Article

Surat in the Seventeenth Century

Journal of the Economic and Social History of the Orient (Impact Factor: 0.07). 01/1982; 25(3). DOI: 10.2307/3632193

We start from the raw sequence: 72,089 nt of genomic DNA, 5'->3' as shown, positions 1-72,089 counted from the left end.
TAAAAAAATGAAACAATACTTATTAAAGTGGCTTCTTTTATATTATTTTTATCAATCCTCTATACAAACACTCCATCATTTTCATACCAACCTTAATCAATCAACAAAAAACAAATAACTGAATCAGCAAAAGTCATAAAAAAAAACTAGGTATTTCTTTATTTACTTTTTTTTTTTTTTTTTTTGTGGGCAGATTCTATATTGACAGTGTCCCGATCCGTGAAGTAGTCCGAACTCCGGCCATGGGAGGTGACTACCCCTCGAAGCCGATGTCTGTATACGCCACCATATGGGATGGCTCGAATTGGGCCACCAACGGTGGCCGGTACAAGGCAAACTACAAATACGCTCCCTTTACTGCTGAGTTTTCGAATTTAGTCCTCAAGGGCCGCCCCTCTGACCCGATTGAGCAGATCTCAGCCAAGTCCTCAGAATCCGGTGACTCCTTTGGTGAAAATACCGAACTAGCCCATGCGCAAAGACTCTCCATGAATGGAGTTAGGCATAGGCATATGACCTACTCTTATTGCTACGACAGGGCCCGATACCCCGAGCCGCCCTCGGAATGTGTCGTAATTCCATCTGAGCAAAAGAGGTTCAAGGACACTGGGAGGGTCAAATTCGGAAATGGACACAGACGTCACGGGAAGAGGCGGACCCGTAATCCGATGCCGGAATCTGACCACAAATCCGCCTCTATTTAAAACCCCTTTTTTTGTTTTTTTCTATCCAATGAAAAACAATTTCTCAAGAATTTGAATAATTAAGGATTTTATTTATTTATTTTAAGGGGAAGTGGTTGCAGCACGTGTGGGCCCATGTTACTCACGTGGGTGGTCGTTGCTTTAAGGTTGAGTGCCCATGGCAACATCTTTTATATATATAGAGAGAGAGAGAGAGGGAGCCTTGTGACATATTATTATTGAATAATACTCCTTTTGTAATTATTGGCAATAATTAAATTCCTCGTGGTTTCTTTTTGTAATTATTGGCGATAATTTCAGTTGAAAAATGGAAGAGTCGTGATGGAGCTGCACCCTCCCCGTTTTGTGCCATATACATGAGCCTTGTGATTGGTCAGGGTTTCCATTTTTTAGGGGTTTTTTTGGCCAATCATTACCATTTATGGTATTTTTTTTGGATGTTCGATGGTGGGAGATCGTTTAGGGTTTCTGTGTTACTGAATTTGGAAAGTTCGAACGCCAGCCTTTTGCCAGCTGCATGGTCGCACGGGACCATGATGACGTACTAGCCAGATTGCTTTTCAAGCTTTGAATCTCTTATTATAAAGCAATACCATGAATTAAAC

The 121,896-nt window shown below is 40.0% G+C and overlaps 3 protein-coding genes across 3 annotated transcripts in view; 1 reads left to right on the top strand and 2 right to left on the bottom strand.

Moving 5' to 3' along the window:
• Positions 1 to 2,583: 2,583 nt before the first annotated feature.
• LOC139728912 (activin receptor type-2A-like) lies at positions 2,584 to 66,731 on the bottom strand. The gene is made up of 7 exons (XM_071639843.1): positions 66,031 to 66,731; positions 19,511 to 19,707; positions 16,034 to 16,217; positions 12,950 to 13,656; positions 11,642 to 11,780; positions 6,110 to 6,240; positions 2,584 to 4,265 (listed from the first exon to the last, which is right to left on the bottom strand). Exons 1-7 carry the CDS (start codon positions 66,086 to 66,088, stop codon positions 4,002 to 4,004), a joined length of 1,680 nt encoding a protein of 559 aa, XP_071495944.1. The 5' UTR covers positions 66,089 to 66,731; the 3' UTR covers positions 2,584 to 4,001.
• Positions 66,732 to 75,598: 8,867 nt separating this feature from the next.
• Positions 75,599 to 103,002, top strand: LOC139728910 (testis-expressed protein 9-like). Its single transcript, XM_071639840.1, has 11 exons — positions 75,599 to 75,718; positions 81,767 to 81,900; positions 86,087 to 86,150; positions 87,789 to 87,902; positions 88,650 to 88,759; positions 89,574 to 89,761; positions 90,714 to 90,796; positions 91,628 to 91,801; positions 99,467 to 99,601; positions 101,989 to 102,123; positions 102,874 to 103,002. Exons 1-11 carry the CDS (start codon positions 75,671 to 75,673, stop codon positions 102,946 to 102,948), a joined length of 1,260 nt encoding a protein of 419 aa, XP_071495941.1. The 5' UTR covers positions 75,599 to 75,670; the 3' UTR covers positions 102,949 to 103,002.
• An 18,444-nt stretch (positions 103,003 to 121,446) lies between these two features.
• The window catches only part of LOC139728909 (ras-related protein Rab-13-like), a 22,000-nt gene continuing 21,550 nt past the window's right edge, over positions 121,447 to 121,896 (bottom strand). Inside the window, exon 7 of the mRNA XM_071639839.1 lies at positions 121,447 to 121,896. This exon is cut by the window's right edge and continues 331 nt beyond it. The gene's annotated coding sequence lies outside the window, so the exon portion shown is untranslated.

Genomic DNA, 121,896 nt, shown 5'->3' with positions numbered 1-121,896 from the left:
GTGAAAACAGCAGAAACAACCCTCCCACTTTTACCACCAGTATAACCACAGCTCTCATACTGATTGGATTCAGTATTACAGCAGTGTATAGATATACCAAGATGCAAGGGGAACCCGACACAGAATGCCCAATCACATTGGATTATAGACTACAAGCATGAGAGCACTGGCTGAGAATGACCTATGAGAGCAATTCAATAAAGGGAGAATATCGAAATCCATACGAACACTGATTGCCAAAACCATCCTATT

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    ABSTRACT: At the beginning of the seventeenth century there were three prominent commupities of Indian traders involved in the international market: the Muslims of the seaboard, the Chettis of the Coromandel coast, and the Bapiyis ~ of Gujarat (see Moreland 1962: 229). As the European presence increased in western India, it was primarily the Baniyi community through whom important dealings took place when non-indian traders negotiated with the Mughal government for a profitable position in the new economy. The social and religious placement of the BaniyAs was somewhat usual, however, for, while normally situated in the Vai~ya caste, this group could have either Hindu or Jaina affiliation; in either ease, however, Jaina ideology played an important role in defining the group's ethical and religious values. Focusing on the early Mughal periods of Akbar (r. 1556--1605) and JahS.ngir (r. 1605-27) when serious European trade of the modem period was just beginping, and limiting our study to contemporary European travel and trade literatures of the Gujarat and Arabian Sea port areas, we will examine the influence ~vetSmbara Jainas and especially their doctrine may have had on the early dynamics of this trade. B. Gokhale (1962, 1964, 1979) and I. Watson (1980), for example, have already detailed the role of the Bapiya broker in the early mercantile community of western India; what remains unclear are the religious dimensions of the Baniy.~ role and the ways in which European traders may have made financially beneficial ideological associations and linkages with ~vetSmbara Jaipism, prominent in the western Indian areas of Gujarat, Rajasthan, and the Punjab since the fifth century CE. Early European traders had clear and definite ideas about who the Baniy~s were. Dating at least as far back as 1516 (Yule and Burnell 1985: 63), references to Baniy~s uniformly identified them as traders, merchants, brokers, peddlers (Lord 1630: 83; Withington 1921: 212), or grain dealers (Berpier 1968: 152n),
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